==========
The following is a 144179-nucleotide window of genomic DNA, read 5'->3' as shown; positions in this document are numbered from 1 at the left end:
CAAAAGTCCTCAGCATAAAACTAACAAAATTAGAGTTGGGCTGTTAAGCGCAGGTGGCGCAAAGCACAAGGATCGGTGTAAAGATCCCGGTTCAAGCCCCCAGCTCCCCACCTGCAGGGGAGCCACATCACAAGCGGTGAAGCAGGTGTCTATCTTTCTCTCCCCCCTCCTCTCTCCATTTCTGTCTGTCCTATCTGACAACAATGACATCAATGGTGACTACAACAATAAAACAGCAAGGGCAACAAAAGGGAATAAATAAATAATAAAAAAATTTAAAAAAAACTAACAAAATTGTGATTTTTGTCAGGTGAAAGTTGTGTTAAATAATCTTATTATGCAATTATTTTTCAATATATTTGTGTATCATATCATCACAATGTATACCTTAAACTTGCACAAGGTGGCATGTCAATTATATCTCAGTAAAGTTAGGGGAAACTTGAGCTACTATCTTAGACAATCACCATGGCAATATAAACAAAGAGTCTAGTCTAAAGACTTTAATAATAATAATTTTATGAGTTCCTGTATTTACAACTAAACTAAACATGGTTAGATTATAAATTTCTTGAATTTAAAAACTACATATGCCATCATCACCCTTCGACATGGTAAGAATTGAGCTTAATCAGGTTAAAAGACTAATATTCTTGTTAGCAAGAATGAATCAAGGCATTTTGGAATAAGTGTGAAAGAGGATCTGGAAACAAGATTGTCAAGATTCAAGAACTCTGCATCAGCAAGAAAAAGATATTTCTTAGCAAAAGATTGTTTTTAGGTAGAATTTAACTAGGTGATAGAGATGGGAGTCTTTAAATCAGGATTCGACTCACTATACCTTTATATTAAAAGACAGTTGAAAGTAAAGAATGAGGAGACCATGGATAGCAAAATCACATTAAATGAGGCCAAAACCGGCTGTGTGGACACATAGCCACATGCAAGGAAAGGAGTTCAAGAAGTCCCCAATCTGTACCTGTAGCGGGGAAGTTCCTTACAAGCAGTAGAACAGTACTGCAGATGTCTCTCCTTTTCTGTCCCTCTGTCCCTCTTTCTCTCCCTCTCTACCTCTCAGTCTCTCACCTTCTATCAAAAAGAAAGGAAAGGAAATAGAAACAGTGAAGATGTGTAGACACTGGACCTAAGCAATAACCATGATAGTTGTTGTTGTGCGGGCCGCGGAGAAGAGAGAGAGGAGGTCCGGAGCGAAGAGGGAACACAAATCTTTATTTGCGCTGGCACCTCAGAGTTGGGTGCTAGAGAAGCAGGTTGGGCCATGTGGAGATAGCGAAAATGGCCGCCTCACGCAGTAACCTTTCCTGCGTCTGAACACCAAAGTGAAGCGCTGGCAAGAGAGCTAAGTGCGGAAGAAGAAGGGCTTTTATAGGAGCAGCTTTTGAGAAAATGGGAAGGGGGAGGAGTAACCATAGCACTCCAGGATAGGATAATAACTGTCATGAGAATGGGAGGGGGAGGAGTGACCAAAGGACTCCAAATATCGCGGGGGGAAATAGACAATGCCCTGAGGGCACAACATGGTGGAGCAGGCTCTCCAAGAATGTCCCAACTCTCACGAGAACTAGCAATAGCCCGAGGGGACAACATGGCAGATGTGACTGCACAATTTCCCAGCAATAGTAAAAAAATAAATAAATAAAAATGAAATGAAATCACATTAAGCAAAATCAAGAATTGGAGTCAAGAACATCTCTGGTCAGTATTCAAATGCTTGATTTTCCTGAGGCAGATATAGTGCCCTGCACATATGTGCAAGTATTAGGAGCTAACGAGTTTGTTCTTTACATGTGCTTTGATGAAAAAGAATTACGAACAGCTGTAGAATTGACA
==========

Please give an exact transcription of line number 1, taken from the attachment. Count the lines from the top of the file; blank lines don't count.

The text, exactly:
The following is a 144179-nucleotide window of genomic DNA, read 5'->3' as shown; positions in this document are numbered from 1 at the left end: